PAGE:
Dravet syndrome Devon girl, resuscitated 100 times

  • Published
Paige SlocombeImage source, Sam Slocombe
Image caption,
Paige Slocombe has a device fitted which stops around 250 seizures a day

A nine-year-old girl has had to be resuscitated by her mother more than 100 times due to a rare life-limiting form of epilepsy.

Sam Slocombe from Devon is campaigning to raise awareness of her daughter Paige's condition, known as Dravet Syndrome.

She and her husband Mike said they hoped it would help to improve diagnosis and care for others.

The syndrome can cause multiple seizures both night and day.

It occurs in around one in every 15,000 live births and is one of the most treatment-resistant forms of epilepsy.

It means the family have to take vital medical equipment wherever they go.

Image source, Dravet Syndrome UK
Image caption,
Paige Slocombe with her family from Okehampton, Devon

Sam Slocombe said: "Paige stops breathing with her seizures, and wherever she goes, her medical bag goes with her. It contains very potent drugs... resuscitation equipment...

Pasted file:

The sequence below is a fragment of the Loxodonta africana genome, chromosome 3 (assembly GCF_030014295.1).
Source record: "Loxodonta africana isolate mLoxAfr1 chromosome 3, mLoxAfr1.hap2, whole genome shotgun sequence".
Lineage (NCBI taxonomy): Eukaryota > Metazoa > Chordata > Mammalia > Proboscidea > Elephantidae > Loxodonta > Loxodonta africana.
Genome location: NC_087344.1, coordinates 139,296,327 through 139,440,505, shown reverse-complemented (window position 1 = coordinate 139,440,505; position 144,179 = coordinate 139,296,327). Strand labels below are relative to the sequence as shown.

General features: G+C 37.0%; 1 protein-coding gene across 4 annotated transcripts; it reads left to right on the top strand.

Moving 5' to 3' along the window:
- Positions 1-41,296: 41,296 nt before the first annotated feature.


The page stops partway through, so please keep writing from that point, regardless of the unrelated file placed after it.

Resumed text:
"These things play a vital role in keeping Paige alive. I have probably resuscitated her myself over 100 times," she said.

Electric shocks to brain

Paige, who lives in Okehampton, has had a device surgically implanted which stops around 250 seizures every day.

The Vagus Nerve Stimulator (VNS) implant works by sending small electric shocks to the brain.

There is a much higher risk of Sudden Unexpected Death in Epilepsy (SUDEP) compared with other epilepsies.

Sam Slocombe said: "We never know how long we've got with Paige so we just treat every day like it's our last."

Dravet Syndrome UK said by raising awareness it hoped more people can receive an earlier diagnosis and get timely access to the help they need.

Galia Wilson, chair, Dravet Syndrome UK said: "The availability of genetic testing has helped increase diagnosis and now there are newer, more effective treatments available too."

"But wider awareness is needed to bring attention to these advances if they are to bring real-life benefit to as many patients and their families as possible," she said.

Follow BBC News South West on Twitter, Facebook and Instagram. Send your story ideas to spotlight@bbc.co.uk.

Related Internet Links

The BBC is not responsible for the content of external sites.

Related Topics